A one-of-a-kind chance to see the Tour de France
Stars and Stripes June 13, 2007
For cycling fans in England, it will be harder to get better access to the sport’s biggest race than the first two stages of this year’s Tour de France.
For the first time in its history, the tour will ride through the streets of London. It will pass under the shadows of Big Ben, Nelson’s Column and the Wellington Arch, and provide ample opportunity for fans to get a glimpse of the peloton and their favorite riders.
Beginning July 7 with the 7.9 kilometer prologue through the city center, the Tour will run a short course through the downtown area, then crowd the riders onto The Mall the following day for the first group stage, a 203-kilometer trek to Canterbury.
From Canterbury, the riders will cross the channel to Dunkirk, France, for the remaining stages of the race considered the most grueling event in sports, according to the Tour’s official Web site, also passing through Belgium.
Those looking to view the riders in central London will be able to watch the prologue — an individual time trial — from nearly any spot of their choosing along the route, which will run from Whitehall, through the center of Hyde Park and back to The Mall. Underground service will be active to move people around the city, though some streets and roads might be closed, said a representative from the Transport for London office.
For the second stage, which will run through much of the county of Kent on its way to Canterbury, a good way to get multiple looks at the riders is to study the race map and plan well in advance, said Capt. Michael Epper from the 100th Air Refueling Wing, who has followed the Tour in the past years.
Though the course roads are closed well in advance of the riders’ arrival, it’s normally possible to find side roads that allow a person with a car to loop around and get ahead of the peloton multiple times, Epper said.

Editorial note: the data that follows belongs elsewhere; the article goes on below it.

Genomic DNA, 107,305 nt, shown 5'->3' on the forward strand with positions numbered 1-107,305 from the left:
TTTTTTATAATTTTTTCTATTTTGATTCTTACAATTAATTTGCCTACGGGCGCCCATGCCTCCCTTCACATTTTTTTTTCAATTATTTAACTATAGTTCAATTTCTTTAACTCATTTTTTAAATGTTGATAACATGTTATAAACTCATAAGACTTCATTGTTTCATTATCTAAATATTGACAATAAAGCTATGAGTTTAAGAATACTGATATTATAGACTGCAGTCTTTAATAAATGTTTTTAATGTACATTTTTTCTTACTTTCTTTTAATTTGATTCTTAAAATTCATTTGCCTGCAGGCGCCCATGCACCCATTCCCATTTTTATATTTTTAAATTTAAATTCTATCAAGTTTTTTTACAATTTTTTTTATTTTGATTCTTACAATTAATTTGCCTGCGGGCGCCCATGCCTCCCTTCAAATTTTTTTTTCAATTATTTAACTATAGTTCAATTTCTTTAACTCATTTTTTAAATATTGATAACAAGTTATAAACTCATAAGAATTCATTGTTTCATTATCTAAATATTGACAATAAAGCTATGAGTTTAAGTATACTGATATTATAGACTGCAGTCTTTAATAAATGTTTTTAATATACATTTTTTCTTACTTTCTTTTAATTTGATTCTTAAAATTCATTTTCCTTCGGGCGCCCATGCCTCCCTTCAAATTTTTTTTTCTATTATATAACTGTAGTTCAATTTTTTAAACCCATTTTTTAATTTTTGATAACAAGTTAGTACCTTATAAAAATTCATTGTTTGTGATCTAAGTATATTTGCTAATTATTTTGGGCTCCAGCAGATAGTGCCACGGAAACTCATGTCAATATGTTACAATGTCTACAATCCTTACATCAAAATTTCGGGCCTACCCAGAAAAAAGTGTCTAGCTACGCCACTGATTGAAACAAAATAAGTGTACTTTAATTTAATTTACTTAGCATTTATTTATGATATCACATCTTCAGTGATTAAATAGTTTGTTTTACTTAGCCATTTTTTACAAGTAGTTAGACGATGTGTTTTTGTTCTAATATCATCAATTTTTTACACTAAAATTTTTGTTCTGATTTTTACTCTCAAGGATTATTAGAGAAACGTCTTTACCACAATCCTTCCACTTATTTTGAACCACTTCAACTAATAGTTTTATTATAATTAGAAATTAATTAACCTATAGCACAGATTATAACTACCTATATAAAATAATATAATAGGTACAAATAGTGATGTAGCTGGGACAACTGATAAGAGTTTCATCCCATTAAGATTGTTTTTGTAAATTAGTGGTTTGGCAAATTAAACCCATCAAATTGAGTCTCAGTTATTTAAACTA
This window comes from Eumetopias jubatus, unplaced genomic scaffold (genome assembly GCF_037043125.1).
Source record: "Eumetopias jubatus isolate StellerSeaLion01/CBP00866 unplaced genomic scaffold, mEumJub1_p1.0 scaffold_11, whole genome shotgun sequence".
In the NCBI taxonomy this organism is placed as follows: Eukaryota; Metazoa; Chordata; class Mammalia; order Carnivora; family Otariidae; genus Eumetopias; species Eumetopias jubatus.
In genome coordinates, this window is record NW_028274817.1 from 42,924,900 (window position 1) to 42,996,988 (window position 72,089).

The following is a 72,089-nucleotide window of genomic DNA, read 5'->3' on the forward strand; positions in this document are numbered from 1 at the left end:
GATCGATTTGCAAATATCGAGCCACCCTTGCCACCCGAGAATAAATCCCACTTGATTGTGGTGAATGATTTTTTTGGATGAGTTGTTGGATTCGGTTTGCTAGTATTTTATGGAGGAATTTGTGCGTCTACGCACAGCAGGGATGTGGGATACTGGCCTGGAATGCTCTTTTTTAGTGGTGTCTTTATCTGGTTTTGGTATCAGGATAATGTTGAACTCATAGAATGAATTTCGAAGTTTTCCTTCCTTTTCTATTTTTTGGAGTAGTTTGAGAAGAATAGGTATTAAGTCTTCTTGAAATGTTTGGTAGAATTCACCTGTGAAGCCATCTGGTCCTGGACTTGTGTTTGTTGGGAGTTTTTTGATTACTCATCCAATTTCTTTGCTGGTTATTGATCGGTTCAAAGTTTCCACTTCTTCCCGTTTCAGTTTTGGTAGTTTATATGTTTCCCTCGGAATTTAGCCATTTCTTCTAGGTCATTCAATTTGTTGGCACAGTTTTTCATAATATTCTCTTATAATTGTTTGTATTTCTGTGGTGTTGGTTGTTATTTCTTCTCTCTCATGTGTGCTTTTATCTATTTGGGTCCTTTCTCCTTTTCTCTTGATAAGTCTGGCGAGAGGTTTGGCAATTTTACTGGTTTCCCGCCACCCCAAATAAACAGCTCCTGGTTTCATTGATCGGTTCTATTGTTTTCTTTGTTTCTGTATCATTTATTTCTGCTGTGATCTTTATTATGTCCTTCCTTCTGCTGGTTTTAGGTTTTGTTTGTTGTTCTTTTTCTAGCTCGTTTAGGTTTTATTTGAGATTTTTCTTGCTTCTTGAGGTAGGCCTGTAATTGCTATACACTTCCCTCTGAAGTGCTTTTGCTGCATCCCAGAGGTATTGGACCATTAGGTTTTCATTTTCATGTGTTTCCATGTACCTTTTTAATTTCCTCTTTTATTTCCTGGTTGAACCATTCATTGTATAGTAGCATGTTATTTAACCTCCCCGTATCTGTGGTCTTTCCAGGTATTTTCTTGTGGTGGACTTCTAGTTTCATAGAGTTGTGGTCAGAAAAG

“You can get an idea of where they’re going to go, and you can go from point to point on other roads,” he said. “Usually you can jump on [other] roads to get ahead of the Tour.”
But standing in one spot for a while also has its advantages.
About an hour in front of the riders, a caravan of sponsors’ vehicles rides over the route, often giving out free samples of their products along the way. The products have included anything from candy to beer in previous races, Epper said.
“That’s kind of half the fun of seeing all these things — it’s like a parade,” he said.
For those looking for a group option, the Lakenheath Outdoor Recreation center has organized several trips. On July 7 and July 8, Outdoor Rec will take a 12-person bus down to London to watch the prologue and stage one, at a cost of 65 and 70 pounds respectively.
Then, starting on July 24, the program will lead a group on a bike ride from London to Paris to be there in time for the Tour finish on July 29 on the Champs-Elysées. Riders will cover up to 90 miles a day, and the trip costs $825, said Michael Ambrose, programs manager for Outdoor Rec.
“I’ve done it several times and it’s a really nice ride,” Ambrose said.